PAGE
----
METAIRIE, La. — When Drew Brees eventually delivers his Hall of Fame speech, he may want to reserve a line for the Eagles.
The New Orleans Saints quarterback was a solid performer who even earned one Pro Bowl berth in his first five seasons with the San Diego Chargers.
Yet when he and head coach Sean Payton joined the Saints in 2006, his career truly ascended, making him among the elite quarterbacks in the NFL.
Brees hopes to add to his legacy when he leads the Saints into Lincoln Financial Field for Saturday’s wild-card playoff game against the Eagles, a team that offers him good postseason memories.
According to Brees, one of the key turning points was his first playoff game with the Saints in that initial year, a 27-24 victory over the Eagles in a divisional-round game at the Superdome on Jan. 13, 2007.
“That was the biggest game of all of our careers at the time,” Brees recalled earlier this week at practice.
Brees noted that his initial Saints team had many players with similar backgrounds.
“We had guys coming from a lot of places that were unwanted or you probably hadn’t had a whole bunch of success,” he said. “Coming here was a fresh start for a lot of us.”
Brees was coming off shoulder surgery and was a free agent. Most teams were skeptical of the injury, not to mention that the 6-foot, 209-pound Brees was, and remains among the smallest NFL quarterbacks.
In that win over the Eagles, Brees was an efficient 20 for 32 passing for 243 yards and a touchdown. The win advanced the Saints to the NFC championship game, where they lost at Chicago, 39-14.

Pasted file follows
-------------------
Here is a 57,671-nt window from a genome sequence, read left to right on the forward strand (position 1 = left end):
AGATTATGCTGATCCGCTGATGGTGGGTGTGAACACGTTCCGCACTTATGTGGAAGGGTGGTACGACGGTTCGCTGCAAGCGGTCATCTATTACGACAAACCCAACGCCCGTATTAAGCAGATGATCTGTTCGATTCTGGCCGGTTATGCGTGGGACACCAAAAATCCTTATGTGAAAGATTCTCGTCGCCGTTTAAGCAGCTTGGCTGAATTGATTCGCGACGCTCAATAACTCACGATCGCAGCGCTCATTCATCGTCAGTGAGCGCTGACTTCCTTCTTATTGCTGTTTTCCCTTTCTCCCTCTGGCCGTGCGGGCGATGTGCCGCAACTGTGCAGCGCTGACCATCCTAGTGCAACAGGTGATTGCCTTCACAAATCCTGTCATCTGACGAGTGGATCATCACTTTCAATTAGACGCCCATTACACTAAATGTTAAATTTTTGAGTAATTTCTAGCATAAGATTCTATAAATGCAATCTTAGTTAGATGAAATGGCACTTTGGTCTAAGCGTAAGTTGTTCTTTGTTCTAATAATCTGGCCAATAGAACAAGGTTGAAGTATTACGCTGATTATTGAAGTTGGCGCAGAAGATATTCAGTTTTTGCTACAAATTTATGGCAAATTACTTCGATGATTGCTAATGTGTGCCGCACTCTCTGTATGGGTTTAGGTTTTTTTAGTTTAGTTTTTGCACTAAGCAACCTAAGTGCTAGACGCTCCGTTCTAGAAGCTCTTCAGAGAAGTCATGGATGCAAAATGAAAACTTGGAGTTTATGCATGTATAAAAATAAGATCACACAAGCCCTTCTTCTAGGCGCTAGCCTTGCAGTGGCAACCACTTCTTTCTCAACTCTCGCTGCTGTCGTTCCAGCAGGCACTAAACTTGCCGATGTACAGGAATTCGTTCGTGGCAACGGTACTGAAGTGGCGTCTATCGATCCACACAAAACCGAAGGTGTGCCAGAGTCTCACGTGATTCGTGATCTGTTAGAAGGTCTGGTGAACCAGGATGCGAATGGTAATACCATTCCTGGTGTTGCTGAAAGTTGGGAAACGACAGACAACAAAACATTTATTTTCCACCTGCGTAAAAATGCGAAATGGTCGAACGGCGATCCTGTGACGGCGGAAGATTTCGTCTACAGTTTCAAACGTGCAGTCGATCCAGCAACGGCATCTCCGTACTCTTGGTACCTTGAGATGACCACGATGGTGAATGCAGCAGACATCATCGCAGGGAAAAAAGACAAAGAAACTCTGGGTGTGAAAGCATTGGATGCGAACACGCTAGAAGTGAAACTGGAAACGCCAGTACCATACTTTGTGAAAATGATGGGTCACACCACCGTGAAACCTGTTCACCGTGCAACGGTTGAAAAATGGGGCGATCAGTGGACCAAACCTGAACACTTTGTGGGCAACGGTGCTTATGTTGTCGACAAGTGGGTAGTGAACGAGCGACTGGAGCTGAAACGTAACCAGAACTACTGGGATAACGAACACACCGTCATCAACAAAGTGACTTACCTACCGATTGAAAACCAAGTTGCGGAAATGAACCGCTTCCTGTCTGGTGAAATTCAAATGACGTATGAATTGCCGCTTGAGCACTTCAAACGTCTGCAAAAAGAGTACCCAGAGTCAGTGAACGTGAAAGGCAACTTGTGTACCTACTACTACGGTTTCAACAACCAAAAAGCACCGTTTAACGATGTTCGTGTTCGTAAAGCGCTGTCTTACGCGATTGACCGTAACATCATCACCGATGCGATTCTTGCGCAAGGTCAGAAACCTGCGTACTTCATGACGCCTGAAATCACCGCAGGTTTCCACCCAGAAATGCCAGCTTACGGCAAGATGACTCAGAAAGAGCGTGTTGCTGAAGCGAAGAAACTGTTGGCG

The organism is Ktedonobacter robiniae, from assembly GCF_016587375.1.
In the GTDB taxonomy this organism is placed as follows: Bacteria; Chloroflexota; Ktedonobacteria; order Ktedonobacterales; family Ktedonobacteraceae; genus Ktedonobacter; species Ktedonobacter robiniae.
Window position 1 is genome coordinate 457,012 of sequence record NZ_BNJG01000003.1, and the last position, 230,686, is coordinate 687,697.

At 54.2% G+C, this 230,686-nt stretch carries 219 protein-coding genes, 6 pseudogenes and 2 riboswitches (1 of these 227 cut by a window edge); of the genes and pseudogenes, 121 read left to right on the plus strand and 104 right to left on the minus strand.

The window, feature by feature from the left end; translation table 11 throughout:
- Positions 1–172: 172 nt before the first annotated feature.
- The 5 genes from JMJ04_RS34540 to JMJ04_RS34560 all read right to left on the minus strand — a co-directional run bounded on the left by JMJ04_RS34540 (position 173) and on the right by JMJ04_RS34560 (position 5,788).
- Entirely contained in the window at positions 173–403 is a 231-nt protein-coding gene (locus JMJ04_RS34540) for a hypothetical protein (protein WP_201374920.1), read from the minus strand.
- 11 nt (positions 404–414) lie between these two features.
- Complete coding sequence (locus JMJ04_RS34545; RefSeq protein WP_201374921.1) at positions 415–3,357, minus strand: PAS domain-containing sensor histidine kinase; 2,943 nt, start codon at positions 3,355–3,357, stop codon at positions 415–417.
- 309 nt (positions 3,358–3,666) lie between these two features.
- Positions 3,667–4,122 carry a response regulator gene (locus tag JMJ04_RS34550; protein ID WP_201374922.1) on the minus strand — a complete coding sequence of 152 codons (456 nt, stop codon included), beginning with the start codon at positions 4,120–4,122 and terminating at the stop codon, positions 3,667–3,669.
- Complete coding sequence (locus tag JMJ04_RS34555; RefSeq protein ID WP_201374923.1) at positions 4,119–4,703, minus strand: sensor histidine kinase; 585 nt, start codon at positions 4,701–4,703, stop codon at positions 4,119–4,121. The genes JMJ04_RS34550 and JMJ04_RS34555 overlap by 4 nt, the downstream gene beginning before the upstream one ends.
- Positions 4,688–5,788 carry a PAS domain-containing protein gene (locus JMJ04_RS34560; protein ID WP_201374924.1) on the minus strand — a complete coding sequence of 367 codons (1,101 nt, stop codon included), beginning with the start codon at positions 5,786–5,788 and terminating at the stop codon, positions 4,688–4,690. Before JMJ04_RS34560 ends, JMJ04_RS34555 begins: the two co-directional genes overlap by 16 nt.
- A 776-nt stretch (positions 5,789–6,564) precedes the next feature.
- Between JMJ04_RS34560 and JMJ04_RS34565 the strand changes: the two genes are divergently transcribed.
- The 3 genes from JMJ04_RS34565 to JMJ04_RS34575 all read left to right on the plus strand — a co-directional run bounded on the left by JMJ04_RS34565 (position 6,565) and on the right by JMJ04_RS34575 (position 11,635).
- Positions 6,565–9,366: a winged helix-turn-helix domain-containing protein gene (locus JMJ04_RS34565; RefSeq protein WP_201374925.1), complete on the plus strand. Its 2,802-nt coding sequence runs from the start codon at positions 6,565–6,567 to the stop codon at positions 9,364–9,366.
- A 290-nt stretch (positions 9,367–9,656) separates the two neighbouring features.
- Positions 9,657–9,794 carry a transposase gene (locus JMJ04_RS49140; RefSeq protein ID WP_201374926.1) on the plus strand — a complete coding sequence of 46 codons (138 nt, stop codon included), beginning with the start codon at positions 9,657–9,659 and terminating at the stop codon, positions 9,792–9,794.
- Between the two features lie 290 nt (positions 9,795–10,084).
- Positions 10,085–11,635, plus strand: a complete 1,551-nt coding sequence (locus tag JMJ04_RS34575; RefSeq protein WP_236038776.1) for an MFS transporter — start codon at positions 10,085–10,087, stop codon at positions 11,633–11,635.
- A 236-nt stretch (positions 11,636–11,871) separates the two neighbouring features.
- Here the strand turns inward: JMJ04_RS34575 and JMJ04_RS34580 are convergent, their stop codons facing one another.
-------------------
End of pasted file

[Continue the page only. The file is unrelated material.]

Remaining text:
“To have that opportunity then to host the divisional round game and to beat Philly in the fashion that we did and have an opportunity at the NFC Championship, those are all great memories,” Brees said.
Three seasons later, Brees led the Saints to a 31-17 Super Bowl win over the Indianapolis Colts and has continued piling up wins and staggering statistics.
This season Brees threw for 5,162 yards and 39 touchdowns. It was the fourth time Brees has thrown for more than 5,000 yards in a season. No other quarterback in NFL history has done it more than once.
Since his first year with the Saints in 2006, Brees leads the NFL in several categories including passing yards (38,733), touchdown passes (283) and completion percentage (67.3).
“It gives you extreme confidence having Drew,” said veteran Saints receiver Lance Moore. “You have one of the best in the game leading you every day.”
The Saints’ debut season was 1967 and from then through 2000, they had competed in just six playoff games, winning one.
Since Brees’ arrival, the Saints are 5-3 with the Super Bowl championship and two trips to the NFC championship game. This year is the fifth time in his eight seasons that the Saints are in the postseason.
Payton says there are a number of reasons why Brees gives the Saints such a comfort level.
“His experience and his durability and all of those things are helpful,” Payton said. “I think not only for the head coach, but I think the other players in the huddle on any given play.”
The durability factor may be the most underrated. During his eight seasons in New Orleans, Brees has started 127 of 128 regular-season games and all eight playoff games. This season he earned his seventh Pro Bowl berth with the Saints and eighth overall.
I just think Drew is a Hall of Famer,” Eagles coach Chip Kelly said in a conference call with Saints reporters. “He has such a great understanding of Sean’s (Payton) offense, which is probably the most difficult offense to defend because they attack you both vertically and horizontally.”
Brees, who turns 35 on Jan. 15, has shown no signs of slowing down.
“He makes mistakes like the rest of us, but he makes a lot less mistakes than the rest of us,” Moore said. “That is what makes him so great.”